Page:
You know what they say when the odds of something happening are really low? “It’s like winning a lottery.”
Well, what would you say if I told you that one man, over the course of 30 years, actually did win the lottery 14 times in a row? Sounds inconceivable, however this is the real story of Stefan Mandel (mathematical genius). It all began in the 1960’s, when a poor Romanian accountant was trying to make ends meet and feed his family.
His salary was so low that he was getting desperate — living basically on $88 a month was a torture. Mandel couldn’t find a job with a higher pay at the time, and resorting to illegal activities was against his moral code. So he came up with a solution that, perhaps,only he could think of: lottery. Now, for most people that would be lunacy. I mean, what chance do you have, one in a million? I don’t think I’ll surprise you if I say it might be even less than that, depending on the number of tickets distributed, winning combinations, and some other factors. But Mandel wasn’t like most people, and he certainly didn’t come unprepared.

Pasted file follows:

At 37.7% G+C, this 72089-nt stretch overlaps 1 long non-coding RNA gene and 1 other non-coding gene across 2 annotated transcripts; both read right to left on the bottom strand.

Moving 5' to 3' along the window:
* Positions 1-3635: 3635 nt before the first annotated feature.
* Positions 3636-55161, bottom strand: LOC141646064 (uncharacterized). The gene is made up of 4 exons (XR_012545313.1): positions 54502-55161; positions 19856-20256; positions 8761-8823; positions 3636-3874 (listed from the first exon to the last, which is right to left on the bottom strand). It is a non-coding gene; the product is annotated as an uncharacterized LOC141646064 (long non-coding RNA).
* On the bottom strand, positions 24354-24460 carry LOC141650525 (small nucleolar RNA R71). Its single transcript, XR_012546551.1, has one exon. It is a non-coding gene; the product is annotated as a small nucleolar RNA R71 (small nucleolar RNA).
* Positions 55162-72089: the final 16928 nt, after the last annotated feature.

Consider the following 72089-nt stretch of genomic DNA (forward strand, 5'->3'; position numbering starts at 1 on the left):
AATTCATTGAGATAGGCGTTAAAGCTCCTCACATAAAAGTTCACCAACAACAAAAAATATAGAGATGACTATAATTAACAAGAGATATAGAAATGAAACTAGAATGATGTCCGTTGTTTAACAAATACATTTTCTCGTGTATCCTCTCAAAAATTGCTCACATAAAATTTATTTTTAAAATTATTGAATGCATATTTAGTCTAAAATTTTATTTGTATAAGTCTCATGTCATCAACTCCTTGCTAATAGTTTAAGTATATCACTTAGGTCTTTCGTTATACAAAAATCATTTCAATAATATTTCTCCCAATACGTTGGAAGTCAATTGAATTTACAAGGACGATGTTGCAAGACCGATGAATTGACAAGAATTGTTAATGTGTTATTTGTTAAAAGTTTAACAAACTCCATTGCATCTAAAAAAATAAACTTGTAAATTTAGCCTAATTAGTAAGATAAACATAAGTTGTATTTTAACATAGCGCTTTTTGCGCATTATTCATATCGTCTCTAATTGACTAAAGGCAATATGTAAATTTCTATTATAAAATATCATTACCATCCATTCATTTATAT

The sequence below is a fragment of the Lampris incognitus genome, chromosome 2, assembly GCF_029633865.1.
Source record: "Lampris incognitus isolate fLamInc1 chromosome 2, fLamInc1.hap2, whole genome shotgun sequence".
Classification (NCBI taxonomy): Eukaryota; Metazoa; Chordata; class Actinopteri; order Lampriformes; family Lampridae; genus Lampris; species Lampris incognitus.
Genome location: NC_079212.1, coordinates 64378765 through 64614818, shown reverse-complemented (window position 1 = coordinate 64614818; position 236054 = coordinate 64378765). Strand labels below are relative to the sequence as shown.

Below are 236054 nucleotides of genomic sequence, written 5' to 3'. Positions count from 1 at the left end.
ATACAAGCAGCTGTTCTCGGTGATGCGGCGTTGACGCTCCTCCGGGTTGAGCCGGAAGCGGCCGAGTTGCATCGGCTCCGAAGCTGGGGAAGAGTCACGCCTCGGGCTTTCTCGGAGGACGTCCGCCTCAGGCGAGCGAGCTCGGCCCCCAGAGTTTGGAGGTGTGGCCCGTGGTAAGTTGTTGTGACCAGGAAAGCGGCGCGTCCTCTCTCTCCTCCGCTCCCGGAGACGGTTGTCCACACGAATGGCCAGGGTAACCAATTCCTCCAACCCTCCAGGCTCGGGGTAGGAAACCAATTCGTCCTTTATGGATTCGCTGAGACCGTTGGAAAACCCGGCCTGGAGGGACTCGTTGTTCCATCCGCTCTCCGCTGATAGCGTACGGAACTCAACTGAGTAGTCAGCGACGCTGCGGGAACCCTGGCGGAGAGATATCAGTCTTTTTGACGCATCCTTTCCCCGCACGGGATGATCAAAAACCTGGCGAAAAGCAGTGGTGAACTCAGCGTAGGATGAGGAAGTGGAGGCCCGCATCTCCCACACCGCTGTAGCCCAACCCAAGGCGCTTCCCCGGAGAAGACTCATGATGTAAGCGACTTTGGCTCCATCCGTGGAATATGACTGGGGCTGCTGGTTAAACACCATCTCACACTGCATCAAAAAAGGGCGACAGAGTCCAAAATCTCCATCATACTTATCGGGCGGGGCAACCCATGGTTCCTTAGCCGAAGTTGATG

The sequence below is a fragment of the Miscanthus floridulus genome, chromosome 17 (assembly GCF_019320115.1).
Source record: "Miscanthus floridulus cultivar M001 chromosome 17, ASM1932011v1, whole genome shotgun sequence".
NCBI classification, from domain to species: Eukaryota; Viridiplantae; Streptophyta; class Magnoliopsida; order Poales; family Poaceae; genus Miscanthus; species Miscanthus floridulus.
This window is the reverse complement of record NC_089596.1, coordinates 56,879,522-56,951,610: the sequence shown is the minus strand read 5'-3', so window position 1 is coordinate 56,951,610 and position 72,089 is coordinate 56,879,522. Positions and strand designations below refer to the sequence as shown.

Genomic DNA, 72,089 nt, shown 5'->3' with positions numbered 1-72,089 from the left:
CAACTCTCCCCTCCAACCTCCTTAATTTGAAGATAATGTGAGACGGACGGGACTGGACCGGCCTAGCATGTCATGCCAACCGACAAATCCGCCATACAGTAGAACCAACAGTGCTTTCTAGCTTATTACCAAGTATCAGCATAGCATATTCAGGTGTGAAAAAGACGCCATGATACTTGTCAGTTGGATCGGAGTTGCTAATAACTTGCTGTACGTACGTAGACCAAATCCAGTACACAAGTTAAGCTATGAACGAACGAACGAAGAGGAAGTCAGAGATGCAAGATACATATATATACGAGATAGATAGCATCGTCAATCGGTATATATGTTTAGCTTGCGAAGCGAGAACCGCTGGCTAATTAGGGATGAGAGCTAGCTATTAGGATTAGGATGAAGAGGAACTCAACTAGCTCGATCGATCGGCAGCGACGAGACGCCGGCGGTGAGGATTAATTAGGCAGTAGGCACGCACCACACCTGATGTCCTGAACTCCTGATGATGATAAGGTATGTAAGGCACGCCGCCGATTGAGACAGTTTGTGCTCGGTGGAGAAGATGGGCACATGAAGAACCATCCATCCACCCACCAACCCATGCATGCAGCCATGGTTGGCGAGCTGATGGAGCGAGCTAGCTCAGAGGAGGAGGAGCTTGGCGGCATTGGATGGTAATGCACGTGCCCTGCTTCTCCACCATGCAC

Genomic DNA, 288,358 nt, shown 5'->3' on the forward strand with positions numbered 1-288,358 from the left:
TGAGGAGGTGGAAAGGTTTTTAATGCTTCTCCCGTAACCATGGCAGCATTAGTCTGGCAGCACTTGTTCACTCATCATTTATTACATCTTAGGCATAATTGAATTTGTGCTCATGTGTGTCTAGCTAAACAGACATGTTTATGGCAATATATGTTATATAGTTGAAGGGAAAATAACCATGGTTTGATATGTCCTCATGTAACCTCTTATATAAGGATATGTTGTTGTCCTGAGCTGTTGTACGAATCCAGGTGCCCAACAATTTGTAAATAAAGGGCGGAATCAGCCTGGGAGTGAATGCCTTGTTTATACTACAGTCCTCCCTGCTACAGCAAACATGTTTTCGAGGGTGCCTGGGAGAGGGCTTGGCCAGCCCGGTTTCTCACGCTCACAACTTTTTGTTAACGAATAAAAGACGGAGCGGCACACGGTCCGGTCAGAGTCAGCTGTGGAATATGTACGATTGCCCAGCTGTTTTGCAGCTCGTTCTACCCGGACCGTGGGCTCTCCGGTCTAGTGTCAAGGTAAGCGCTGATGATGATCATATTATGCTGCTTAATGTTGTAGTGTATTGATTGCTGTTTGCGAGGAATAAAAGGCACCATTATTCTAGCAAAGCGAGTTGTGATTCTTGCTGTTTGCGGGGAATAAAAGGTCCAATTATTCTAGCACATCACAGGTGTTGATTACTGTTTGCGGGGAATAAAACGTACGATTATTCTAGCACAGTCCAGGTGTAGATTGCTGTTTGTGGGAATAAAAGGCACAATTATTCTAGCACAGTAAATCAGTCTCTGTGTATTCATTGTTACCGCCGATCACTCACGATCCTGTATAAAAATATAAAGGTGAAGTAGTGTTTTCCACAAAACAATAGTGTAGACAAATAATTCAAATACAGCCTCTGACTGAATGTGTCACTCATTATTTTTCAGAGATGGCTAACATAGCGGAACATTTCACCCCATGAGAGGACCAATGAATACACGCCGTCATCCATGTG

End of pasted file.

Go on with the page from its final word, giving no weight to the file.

He called himself a “weekend mathematician” who’s fascinated with numbers. And it showed: he spent every minute he had off work and family life analyzing papers on math and working on his own algorithm. And finally, after several years, it was ready. Mandel called the result of his research “combinatorial condensation.”
He didn’t want to disclose the method, but he claimed that, in a lottery with 6 total winning numbers, he could accurately predict 5 of them. That brought the probability of winning the lottery from one in several million to one in several thousand — a drastic drop, don’t you agree? Using his algorithm and having gained support of his friends and relatives, Mandel managed to buy huge quantities of tickets with numbers that were most likely to win.
And the risk paid off: he won the first prize,which was about $19 thousand, paid his debts to everyone who helped him, and still benefited quite a lot: his net profit was 4 grand — enough to start a new life. And that’s exactly what he did. Mandel packed his family’s stuff and went to Western Europe where he moved from place to place for 4 years. Such a lifestyle is tiring when you’re not alone, though, so he finally settled in Australia (quite a far cry from Europe, huh?). There, he decided to continue his research into the lottery business — and succeeded.